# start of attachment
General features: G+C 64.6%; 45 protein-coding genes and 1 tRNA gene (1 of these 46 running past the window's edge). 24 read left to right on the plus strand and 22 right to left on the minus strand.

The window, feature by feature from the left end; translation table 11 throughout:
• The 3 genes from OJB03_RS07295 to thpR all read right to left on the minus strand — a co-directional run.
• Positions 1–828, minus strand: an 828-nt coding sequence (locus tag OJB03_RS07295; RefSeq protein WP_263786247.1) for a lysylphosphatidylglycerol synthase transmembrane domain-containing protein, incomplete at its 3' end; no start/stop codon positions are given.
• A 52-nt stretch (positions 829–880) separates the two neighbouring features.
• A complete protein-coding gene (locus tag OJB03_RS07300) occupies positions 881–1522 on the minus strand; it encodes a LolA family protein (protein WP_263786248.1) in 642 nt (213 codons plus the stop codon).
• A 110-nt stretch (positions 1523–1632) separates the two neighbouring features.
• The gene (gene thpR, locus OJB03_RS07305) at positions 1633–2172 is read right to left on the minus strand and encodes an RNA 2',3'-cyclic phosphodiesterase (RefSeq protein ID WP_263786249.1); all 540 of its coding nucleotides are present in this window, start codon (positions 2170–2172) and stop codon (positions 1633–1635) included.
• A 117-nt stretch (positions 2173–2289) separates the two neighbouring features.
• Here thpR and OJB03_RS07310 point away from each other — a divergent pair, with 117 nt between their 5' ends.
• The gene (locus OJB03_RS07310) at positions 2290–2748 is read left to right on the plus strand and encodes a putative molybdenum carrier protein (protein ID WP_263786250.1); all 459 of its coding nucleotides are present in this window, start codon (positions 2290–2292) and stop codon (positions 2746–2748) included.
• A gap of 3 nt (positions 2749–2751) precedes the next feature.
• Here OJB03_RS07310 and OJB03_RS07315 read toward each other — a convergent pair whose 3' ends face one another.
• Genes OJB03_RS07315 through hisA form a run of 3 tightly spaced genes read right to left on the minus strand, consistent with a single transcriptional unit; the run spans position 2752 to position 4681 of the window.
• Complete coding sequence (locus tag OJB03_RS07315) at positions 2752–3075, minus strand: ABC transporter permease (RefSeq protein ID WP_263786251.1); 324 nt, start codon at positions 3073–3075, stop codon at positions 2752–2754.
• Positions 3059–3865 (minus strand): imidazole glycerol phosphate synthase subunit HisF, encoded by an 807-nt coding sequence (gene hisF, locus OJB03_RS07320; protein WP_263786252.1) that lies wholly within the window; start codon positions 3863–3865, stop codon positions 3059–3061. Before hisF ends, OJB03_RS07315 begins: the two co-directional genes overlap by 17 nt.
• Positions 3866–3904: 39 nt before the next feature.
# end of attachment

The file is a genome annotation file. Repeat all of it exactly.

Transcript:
General features: G+C 64.6%; 45 protein-coding genes and 1 tRNA gene (1 of these 46 running past the window's edge). 24 read left to right on the plus strand and 22 right to left on the minus strand.

The window, feature by feature from the left end; translation table 11 throughout:
• The 3 genes from OJB03_RS07295 to thpR all read right to left on the minus strand — a co-directional run.
• Positions 1–828, minus strand: an 828-nt coding sequence (locus tag OJB03_RS07295; RefSeq protein WP_263786247.1) for a lysylphosphatidylglycerol synthase transmembrane domain-containing protein, incomplete at its 3' end; no start/stop codon positions are given.
• A 52-nt stretch (positions 829–880) separates the two neighbouring features.
• A complete protein-coding gene (locus tag OJB03_RS07300) occupies positions 881–1522 on the minus strand; it encodes a LolA family protein (protein WP_263786248.1) in 642 nt (213 codons plus the stop codon).
• A 110-nt stretch (positions 1523–1632) separates the two neighbouring features.
• The gene (gene thpR, locus OJB03_RS07305) at positions 1633–2172 is read right to left on the minus strand and encodes an RNA 2',3'-cyclic phosphodiesterase (RefSeq protein ID WP_263786249.1); all 540 of its coding nucleotides are present in this window, start codon (positions 2170–2172) and stop codon (positions 1633–1635) included.
• A 117-nt stretch (positions 2173–2289) separates the two neighbouring features.
• Here thpR and OJB03_RS07310 point away from each other — a divergent pair, with 117 nt between their 5' ends.
• The gene (locus OJB03_RS07310) at positions 2290–2748 is read left to right on the plus strand and encodes a putative molybdenum carrier protein (protein ID WP_263786250.1); all 459 of its coding nucleotides are present in this window, start codon (positions 2290–2292) and stop codon (positions 2746–2748) included.
• A gap of 3 nt (positions 2749–2751) precedes the next feature.
• Here OJB03_RS07310 and OJB03_RS07315 read toward each other — a convergent pair whose 3' ends face one another.
• Genes OJB03_RS07315 through hisA form a run of 3 tightly spaced genes read right to left on the minus strand, consistent with a single transcriptional unit; the run spans position 2752 to position 4681 of the window.
• Complete coding sequence (locus tag OJB03_RS07315) at positions 2752–3075, minus strand: ABC transporter permease (RefSeq protein ID WP_263786251.1); 324 nt, start codon at positions 3073–3075, stop codon at positions 2752–2754.
• Positions 3059–3865 (minus strand): imidazole glycerol phosphate synthase subunit HisF, encoded by an 807-nt coding sequence (gene hisF, locus OJB03_RS07320; protein WP_263786252.1) that lies wholly within the window; start codon positions 3863–3865, stop codon positions 3059–3061. Before hisF ends, OJB03_RS07315 begins: the two co-directional genes overlap by 17 nt.
• Positions 3866–3904: 39 nt before the next feature.